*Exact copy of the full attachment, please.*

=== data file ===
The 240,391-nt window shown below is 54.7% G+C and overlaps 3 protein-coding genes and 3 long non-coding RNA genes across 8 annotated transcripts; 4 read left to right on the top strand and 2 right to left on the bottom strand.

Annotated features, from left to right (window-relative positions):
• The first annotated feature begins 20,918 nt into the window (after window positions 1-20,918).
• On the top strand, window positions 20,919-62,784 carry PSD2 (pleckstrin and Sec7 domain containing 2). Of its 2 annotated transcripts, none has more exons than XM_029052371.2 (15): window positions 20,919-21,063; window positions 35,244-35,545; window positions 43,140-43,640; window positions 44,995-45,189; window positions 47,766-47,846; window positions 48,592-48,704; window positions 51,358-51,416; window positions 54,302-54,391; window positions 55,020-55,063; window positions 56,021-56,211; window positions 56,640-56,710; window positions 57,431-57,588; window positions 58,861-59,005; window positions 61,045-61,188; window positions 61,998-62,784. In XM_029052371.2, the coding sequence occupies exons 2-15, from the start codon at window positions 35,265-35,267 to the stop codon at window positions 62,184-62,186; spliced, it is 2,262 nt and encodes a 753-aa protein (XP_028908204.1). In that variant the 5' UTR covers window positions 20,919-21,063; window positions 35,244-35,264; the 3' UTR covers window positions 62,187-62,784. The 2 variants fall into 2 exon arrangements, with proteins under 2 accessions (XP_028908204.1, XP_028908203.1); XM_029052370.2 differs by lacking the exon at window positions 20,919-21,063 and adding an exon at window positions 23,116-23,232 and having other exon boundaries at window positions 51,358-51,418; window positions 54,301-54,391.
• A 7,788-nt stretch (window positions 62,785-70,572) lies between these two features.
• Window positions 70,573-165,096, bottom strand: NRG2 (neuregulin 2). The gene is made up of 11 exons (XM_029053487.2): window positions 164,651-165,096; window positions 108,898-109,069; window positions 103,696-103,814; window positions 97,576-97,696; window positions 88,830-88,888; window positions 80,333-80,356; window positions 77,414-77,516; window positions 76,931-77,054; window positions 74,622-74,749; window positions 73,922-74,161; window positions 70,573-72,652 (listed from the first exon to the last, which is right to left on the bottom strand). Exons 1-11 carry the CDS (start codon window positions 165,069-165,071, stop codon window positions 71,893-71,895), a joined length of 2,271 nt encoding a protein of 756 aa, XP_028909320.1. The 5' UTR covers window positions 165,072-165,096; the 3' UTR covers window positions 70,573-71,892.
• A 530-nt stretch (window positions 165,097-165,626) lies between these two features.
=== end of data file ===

The 240,391-nt window shown below is 54.7% G+C and overlaps 3 protein-coding genes and 3 long non-coding RNA genes across 8 annotated transcripts; 4 read left to right on the top strand and 2 right to left on the bottom strand.

Annotated features, from left to right (window-relative positions):
• The first annotated feature begins 20,918 nt into the window (after window positions 1-20,918).
• On the top strand, window positions 20,919-62,784 carry PSD2 (pleckstrin and Sec7 domain containing 2). Of its 2 annotated transcripts, none has more exons than XM_029052371.2 (15): window positions 20,919-21,063; window positions 35,244-35,545; window positions 43,140-43,640; window positions 44,995-45,189; window positions 47,766-47,846; window positions 48,592-48,704; window positions 51,358-51,416; window positions 54,302-54,391; window positions 55,020-55,063; window positions 56,021-56,211; window positions 56,640-56,710; window positions 57,431-57,588; window positions 58,861-59,005; window positions 61,045-61,188; window positions 61,998-62,784. In XM_029052371.2, the coding sequence occupies exons 2-15, from the start codon at window positions 35,265-35,267 to the stop codon at window positions 62,184-62,186; spliced, it is 2,262 nt and encodes a 753-aa protein (XP_028908204.1). In that variant the 5' UTR covers window positions 20,919-21,063; window positions 35,244-35,264; the 3' UTR covers window positions 62,187-62,784. The 2 variants fall into 2 exon arrangements, with proteins under 2 accessions (XP_028908204.1, XP_028908203.1); XM_029052370.2 differs by lacking the exon at window positions 20,919-21,063 and adding an exon at window positions 23,116-23,232 and having other exon boundaries at window positions 51,358-51,418; window positions 54,301-54,391.
• A 7,788-nt stretch (window positions 62,785-70,572) lies between these two features.
• Window positions 70,573-165,096, bottom strand: NRG2 (neuregulin 2). The gene is made up of 11 exons (XM_029053487.2): window positions 164,651-165,096; window positions 108,898-109,069; window positions 103,696-103,814; window positions 97,576-97,696; window positions 88,830-88,888; window positions 80,333-80,356; window positions 77,414-77,516; window positions 76,931-77,054; window positions 74,622-74,749; window positions 73,922-74,161; window positions 70,573-72,652 (listed from the first exon to the last, which is right to left on the bottom strand). Exons 1-11 carry the CDS (start codon window positions 165,069-165,071, stop codon window positions 71,893-71,895), a joined length of 2,271 nt encoding a protein of 756 aa, XP_028909320.1. The 5' UTR covers window positions 165,072-165,096; the 3' UTR covers window positions 70,573-71,892.
• A 530-nt stretch (window positions 165,097-165,626) lies between these two features.